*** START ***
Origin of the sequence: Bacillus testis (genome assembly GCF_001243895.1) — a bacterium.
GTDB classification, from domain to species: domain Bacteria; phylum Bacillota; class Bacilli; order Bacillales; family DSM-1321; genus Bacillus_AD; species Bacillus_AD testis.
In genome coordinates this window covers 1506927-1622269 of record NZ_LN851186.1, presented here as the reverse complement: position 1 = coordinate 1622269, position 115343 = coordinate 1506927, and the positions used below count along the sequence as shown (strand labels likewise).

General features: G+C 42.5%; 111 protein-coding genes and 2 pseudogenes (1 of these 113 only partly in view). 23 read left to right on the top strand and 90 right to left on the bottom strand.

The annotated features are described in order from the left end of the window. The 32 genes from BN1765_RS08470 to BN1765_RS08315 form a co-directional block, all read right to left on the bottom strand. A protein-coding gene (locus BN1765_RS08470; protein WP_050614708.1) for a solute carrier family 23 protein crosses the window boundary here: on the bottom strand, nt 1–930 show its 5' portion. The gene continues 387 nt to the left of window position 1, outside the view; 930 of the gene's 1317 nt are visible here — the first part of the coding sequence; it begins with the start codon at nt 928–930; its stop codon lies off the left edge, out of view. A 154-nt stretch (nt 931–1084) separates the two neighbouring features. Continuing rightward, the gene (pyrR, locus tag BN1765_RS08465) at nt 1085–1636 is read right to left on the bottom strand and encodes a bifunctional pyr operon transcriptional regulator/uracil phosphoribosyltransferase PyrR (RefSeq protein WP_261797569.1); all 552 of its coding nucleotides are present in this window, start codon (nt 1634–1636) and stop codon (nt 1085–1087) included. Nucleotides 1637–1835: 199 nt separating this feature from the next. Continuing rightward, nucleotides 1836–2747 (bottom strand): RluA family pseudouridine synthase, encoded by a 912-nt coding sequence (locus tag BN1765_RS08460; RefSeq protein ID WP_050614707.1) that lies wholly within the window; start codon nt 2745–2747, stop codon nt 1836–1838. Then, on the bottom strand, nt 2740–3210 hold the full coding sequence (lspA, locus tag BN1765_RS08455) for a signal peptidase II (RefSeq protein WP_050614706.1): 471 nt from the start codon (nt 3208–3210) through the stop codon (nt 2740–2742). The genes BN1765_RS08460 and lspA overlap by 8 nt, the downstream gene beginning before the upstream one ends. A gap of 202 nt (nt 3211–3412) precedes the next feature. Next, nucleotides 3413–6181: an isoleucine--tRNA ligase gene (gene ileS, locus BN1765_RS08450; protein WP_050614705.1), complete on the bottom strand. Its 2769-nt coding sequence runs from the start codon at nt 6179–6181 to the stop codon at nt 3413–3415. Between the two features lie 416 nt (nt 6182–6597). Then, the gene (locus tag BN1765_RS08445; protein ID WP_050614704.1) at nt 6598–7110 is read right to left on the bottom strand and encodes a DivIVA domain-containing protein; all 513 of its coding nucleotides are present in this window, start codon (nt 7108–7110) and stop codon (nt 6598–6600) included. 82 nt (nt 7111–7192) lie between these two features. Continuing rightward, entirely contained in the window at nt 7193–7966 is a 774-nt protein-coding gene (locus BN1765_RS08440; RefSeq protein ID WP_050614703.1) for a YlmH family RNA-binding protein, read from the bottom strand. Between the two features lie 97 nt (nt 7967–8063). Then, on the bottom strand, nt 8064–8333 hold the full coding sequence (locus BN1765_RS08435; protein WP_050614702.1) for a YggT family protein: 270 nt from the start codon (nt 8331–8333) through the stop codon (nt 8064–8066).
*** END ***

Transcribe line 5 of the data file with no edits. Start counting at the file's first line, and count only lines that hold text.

The annotated features are described in order from the left end of the window. The 32 genes from BN1765_RS08470 to BN1765_RS08315 form a co-directional block, all read right to left on the bottom strand. A protein-coding gene (locus BN1765_RS08470; protein WP_050614708.1) for a solute carrier family 23 protein crosses the window boundary here: on the bottom strand, nt 1–930 show its 5' portion. The gene continues 387 nt to the left of window position 1, outside the view; 930 of the gene's 1317 nt are visible here — the first part of the coding sequence; it begins with the start codon at nt 928–930; its stop codon lies off the left edge, out of view. A 154-nt stretch (nt 931–1084) separates the two neighbouring features. Continuing rightward, the gene (pyrR, locus tag BN1765_RS08465) at nt 1085–1636 is read right to left on the bottom strand and encodes a bifunctional pyr operon transcriptional regulator/uracil phosphoribosyltransferase PyrR (RefSeq protein WP_261797569.1); all 552 of its coding nucleotides are present in this window, start codon (nt 1634–1636) and stop codon (nt 1085–1087) included. Nucleotides 1637–1835: 199 nt separating this feature from the next. Continuing rightward, nucleotides 1836–2747 (bottom strand): RluA family pseudouridine synthase, encoded by a 912-nt coding sequence (locus tag BN1765_RS08460; RefSeq protein ID WP_050614707.1) that lies wholly within the window; start codon nt 2745–2747, stop codon nt 1836–1838. Then, on the bottom strand, nt 2740–3210 hold the full coding sequence (lspA, locus tag BN1765_RS08455) for a signal peptidase II (RefSeq protein WP_050614706.1): 471 nt from the start codon (nt 3208–3210) through the stop codon (nt 2740–2742). The genes BN1765_RS08460 and lspA overlap by 8 nt, the downstream gene beginning before the upstream one ends. A gap of 202 nt (nt 3211–3412) precedes the next feature. Next, nucleotides 3413–6181: an isoleucine--tRNA ligase gene (gene ileS, locus BN1765_RS08450; protein WP_050614705.1), complete on the bottom strand. Its 2769-nt coding sequence runs from the start codon at nt 6179–6181 to the stop codon at nt 3413–3415. Between the two features lie 416 nt (nt 6182–6597). Then, the gene (locus tag BN1765_RS08445; protein ID WP_050614704.1) at nt 6598–7110 is read right to left on the bottom strand and encodes a DivIVA domain-containing protein; all 513 of its coding nucleotides are present in this window, start codon (nt 7108–7110) and stop codon (nt 6598–6600) included. 82 nt (nt 7111–7192) lie between these two features. Continuing rightward, entirely contained in the window at nt 7193–7966 is a 774-nt protein-coding gene (locus BN1765_RS08440; RefSeq protein ID WP_050614703.1) for a YlmH family RNA-binding protein, read from the bottom strand. Between the two features lie 97 nt (nt 7967–8063). Then, on the bottom strand, nt 8064–8333 hold the full coding sequence (locus BN1765_RS08435; protein WP_050614702.1) for a YggT family protein: 270 nt from the start codon (nt 8331–8333) through the stop codon (nt 8064–8066).